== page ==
First of all, clean and then boil the potatoes with their skins on, in water for around 20 minutes. Whilst that it cooking, we can get on with the next stage.
Next, make a total of around 300mls of the yeast suspension according to the recipe.
Put the flour, in a bowl, and mix some of the coriander leaf in it - note that the leaf should be cut up quite small because the leaves disrupt the dough's ability to stay together so if you have a lot of big pieces of coriander, the dough will tend to split.
|Just white bread dough with chopped coriander leaf.|
Make a well in the middle and put it in the microwave oven for between 10 and 20 seconds to warm through - this means that when you add the warm yeast suspension, it will not suddenly cool down and stop working.
Not having to wait whilst the yeast restarts will save you time.
Mix in the water, a little at a time until you have enough to make a reasonably pliable dough, suitable for making white bread.
Put the dough in the bowl, cover it with a clean, dry tea towel and put in a warm, dry place.
We now need to roast and crush some coriander and anardana.
|Anardana (pomegranate seeds)|
and coriander seeds.
Basically, you put them in a dry saucepan and heat them up fairly slowly until the coriander starts to smoke, signifying that the coriander is done.
Then you put them in a mortar and crush them coarsely with the pestle.
However, the anardana is substantially harder to crush than the coriander so you might want to roast it first.
Another thing about anardana is that it still has a lot of the pomegranate gel on it so it tends to be sticky when you heat it up.
One way around this - if you really want to roast them together - is to put the roasted seeds into a grinder, rather than doing it by hand.
Another way around this instead of using anardana, just leave it out and process the coriander seeds and then add a teaspoon of pomegranate molasses to the potato when you mix it all together.
This is how coarse it is if you use a mortar and pestle, having cooked them together.
|Roast anardana and|
Wash the mint leaf and the coriander leaf and shake them dry.
|Fresh mint and coriander leaf for the filling.|
Chop them up fairly small, although you don't have to make it as small as the coriander leaf that you put in the dough.
In a saucepan, in some oil, fry the chillies for half a minutes and then add the onions and fry until they are done.
|Potato, onions, garlic, ginger,|
coriander, mint and so on.
Take the potatoes out of the water and break them open, adding the dry fluffy mash to the onions.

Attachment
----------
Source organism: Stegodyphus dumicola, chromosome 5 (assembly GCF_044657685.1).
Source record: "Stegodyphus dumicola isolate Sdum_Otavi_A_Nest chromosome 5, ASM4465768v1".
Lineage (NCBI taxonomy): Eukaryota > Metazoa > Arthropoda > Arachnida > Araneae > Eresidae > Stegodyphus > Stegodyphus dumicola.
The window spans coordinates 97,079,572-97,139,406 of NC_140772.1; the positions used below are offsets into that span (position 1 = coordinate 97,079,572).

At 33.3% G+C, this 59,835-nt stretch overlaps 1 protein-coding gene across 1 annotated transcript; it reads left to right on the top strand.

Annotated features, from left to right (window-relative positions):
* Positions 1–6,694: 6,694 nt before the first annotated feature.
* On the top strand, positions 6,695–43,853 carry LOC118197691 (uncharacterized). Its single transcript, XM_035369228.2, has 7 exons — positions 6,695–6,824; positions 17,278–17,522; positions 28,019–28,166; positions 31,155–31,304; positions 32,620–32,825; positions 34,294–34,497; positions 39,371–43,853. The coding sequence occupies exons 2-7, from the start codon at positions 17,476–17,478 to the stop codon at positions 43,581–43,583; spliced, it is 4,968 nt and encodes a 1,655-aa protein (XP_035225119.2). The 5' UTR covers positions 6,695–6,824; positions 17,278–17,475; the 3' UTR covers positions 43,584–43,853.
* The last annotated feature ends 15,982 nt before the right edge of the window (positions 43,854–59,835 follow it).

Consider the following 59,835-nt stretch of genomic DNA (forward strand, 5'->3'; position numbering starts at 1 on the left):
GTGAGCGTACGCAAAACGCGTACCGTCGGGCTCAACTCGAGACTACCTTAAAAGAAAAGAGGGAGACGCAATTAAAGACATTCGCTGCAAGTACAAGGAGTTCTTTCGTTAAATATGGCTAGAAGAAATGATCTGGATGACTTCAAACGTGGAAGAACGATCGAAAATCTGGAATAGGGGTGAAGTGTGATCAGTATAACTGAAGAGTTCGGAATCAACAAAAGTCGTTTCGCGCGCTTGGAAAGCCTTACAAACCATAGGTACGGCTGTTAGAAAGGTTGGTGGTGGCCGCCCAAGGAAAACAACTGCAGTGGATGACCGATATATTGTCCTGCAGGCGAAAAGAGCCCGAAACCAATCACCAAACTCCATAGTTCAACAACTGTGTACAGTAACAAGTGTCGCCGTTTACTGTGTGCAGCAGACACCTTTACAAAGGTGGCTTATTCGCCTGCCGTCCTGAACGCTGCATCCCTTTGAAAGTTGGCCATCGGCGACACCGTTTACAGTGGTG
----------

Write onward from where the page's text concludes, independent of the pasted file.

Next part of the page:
Add the roast, crushed anardana and coriander seeds, along with the mint, coriander leaf garlic and ginger.
Finally, add 1tsp of lemon juice.
Mix it up and put it to one side for a moment whilst you prepare the dough.
Take the dough out of the bowl and knead it.
|In the meantime, the dough has risen somewhat.|
Put it back in the bowl and cover it.
Break off a small piece - enough to make a ball of around 7cm in diameter and divide it equally.
|Take a small piece of dough|
(5cm diameter ball).
Roll them into balls - you are dividing it now because you need two identical balls. If you took another piece of dough later on, it would not be the same quantity because the dough would have risen in the meantime.
Using your thumb and forefinger, make a flattened shape out of it, with thicker edges.
Put some of the filling in the middle of the dough, leaving a space around the edge of it.
|Put some of the stuffing in it,|
leaving a space around the top.
Carefully pull that edge inwards so that it thickens and meets ...
... sealing off the top of the kulcha.
|Pull that surplus inwards,|
making it meet.
Seal off the top.
|Seal it off.|
Flatten it a little bit but not by much.
You can now repeat the process by flattening out the other dough piece and placing this piece, sealed side down - so that one piece's seals face is in the middle of the other piece.
|Repeat with another piece of dough|
so that the dough is double-layered.
Bring it together, like you did before and make a seal again.
The filling is now locked inside two layers.
Sprinkle some klowunji seeds on the two faces and press it flatter.
Now, grill it on a medium flame so that it has time for the dough to cook.
|Cook it under a medium grill|
or in an oven.
They should rise up, looking somewhere between this and a circular naan bread.
Note that these here, have been made with two layers, pinched together to make a seal.
As an alternative, you can use one layer.
As another alternative, you can use the 'kulcha analogue' of the two stuffed paratha methods described here.
Essentially: you roll out an oversized piece of dough, put the filling on it and then fold it over - repeating it with another piece so that you have folds on both sides and a double-layer bread seal; or,
you roll out a piece of dough, put on the filling, going close to the edge but leaving enough of a space for sealing it, put an equally-sized piece on it and seal it around the edges. Roll it out a bit more and then cook it.
|This is the kulcha broken open so you can see the layer inside.|